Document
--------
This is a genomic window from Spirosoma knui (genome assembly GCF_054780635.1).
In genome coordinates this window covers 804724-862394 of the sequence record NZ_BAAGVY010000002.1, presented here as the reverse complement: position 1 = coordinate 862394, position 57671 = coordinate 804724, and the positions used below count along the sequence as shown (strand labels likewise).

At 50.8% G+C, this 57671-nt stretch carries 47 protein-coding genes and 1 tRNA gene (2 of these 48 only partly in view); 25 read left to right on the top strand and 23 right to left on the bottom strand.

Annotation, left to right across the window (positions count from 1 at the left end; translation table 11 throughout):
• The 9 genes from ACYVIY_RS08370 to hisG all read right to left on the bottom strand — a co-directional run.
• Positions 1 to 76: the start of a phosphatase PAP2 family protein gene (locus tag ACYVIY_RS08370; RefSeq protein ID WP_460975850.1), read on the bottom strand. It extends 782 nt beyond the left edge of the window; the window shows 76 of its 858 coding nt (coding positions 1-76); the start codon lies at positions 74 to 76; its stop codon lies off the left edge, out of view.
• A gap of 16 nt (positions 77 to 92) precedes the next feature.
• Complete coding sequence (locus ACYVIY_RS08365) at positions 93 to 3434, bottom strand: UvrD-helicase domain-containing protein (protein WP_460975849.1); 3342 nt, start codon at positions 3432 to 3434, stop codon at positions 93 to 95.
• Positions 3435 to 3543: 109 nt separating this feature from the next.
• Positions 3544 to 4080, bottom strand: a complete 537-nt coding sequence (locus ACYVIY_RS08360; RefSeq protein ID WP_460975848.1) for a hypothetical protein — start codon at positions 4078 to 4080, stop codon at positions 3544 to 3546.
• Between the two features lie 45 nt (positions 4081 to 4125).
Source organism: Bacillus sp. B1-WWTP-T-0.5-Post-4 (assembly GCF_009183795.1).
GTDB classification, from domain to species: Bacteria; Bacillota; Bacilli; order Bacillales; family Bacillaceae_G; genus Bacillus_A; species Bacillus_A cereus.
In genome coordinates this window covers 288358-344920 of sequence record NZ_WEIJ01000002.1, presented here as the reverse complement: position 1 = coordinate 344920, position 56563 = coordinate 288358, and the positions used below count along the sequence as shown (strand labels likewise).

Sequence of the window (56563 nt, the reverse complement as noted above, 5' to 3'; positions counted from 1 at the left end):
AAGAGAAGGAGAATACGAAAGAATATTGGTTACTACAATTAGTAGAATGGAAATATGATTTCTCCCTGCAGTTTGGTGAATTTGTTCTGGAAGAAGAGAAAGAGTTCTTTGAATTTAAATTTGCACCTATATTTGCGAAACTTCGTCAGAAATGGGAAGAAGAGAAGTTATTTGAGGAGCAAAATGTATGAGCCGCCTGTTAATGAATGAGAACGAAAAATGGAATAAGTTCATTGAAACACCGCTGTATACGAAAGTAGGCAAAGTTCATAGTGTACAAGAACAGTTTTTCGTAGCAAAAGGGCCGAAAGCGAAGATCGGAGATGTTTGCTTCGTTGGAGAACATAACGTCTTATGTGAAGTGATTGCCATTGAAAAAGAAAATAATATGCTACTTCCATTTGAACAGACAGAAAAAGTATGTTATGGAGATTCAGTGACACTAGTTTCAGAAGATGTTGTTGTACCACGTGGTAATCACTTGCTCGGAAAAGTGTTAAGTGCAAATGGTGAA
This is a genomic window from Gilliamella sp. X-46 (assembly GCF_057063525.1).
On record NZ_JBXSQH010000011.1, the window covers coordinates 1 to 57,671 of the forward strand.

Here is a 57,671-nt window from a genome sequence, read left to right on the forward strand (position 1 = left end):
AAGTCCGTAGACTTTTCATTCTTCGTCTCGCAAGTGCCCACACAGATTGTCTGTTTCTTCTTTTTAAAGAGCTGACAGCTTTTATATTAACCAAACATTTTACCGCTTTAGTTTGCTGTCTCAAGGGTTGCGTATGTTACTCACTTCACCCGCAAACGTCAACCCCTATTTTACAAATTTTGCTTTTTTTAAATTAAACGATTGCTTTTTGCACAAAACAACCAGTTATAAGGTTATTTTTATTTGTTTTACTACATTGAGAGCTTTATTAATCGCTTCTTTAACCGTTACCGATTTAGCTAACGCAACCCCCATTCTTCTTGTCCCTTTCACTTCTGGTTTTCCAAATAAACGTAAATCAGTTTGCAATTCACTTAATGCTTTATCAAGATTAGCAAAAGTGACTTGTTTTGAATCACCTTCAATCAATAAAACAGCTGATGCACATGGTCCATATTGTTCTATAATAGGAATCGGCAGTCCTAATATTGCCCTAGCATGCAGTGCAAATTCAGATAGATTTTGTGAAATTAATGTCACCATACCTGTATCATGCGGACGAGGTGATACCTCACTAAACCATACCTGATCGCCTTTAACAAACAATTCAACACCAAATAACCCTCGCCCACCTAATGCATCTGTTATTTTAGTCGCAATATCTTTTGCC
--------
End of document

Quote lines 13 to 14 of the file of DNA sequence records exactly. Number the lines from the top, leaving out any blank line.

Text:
GTDB classification, from domain to species: Bacteria; Bacillota; Bacilli; order Bacillales; family Bacillaceae_G; genus Bacillus_A; species Bacillus_A cereus.
In genome coordinates this window covers 288358-344920 of sequence record NZ_WEIJ01000002.1, presented here as the reverse complement: position 1 = coordinate 344920, position 56563 = coordinate 288358, and the positions used below count along the sequence as shown (strand labels likewise).